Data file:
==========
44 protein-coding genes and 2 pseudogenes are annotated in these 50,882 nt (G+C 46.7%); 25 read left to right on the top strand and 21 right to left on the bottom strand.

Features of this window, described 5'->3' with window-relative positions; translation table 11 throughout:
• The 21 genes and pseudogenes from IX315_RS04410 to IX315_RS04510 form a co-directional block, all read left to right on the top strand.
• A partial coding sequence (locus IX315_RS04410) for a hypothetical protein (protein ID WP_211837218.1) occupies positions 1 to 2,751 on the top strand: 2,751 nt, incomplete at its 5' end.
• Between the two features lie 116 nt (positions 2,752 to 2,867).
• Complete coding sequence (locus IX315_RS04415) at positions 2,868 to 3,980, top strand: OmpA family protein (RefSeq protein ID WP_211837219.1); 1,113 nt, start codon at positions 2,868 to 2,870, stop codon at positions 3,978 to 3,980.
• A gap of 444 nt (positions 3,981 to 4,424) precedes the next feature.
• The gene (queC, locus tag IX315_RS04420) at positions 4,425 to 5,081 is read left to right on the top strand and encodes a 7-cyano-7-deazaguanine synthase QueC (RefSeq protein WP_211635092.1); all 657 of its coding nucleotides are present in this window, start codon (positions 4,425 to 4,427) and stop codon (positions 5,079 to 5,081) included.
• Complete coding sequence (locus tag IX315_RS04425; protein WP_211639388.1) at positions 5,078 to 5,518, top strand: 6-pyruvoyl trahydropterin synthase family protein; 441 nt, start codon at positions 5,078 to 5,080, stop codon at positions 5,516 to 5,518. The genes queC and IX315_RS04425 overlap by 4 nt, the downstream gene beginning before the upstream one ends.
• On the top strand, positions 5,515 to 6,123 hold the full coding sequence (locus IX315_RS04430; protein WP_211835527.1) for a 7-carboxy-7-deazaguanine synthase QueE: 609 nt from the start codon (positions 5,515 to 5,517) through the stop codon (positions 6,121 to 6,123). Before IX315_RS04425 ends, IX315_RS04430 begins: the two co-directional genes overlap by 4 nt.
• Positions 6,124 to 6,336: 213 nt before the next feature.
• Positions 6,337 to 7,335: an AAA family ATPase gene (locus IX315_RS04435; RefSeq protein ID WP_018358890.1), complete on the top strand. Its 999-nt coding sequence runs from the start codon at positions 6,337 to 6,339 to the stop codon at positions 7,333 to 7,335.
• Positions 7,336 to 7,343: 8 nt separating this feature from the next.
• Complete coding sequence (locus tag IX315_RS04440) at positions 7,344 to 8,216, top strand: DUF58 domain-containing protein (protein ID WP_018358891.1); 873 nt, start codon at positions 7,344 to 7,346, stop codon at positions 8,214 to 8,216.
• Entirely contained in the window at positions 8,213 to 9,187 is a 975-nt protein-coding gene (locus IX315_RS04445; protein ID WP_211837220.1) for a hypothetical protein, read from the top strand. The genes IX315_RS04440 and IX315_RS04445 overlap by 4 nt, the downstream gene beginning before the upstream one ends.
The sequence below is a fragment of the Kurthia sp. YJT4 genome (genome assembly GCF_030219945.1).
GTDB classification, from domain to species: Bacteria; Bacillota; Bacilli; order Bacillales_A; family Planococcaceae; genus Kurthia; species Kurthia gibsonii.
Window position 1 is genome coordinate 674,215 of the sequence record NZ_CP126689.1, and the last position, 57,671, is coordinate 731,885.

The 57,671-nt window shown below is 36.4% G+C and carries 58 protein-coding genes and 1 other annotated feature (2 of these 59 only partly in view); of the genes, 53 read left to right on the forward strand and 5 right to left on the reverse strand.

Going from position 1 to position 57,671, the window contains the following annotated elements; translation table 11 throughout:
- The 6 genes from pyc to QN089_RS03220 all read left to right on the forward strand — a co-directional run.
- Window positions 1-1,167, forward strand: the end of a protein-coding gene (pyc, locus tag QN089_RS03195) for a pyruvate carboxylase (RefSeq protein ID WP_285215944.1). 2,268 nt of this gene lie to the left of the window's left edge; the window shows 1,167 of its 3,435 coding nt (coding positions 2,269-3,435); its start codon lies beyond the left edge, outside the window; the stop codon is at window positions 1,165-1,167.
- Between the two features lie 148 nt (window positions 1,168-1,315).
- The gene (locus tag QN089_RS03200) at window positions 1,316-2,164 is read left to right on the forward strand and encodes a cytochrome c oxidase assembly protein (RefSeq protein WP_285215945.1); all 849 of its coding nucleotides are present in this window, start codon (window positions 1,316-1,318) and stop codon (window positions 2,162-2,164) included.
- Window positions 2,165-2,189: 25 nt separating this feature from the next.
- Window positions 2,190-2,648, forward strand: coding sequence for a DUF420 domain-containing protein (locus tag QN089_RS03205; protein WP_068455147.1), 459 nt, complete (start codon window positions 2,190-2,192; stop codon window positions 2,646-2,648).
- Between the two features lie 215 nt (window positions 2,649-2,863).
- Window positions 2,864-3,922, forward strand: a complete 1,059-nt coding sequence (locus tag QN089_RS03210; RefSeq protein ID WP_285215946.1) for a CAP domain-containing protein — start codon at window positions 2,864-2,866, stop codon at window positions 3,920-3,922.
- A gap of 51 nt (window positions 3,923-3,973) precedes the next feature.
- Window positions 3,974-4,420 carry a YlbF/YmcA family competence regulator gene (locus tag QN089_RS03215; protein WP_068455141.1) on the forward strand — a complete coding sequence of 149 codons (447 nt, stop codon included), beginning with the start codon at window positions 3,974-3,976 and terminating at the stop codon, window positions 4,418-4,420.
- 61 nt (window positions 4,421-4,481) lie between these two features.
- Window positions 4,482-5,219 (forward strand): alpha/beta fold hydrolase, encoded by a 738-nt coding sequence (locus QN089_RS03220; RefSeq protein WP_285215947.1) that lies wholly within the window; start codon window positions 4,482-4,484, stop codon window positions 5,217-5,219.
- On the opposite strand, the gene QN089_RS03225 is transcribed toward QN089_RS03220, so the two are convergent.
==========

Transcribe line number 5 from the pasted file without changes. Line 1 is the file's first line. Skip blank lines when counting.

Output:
• Between the two features lie 116 nt (positions 2,752 to 2,867).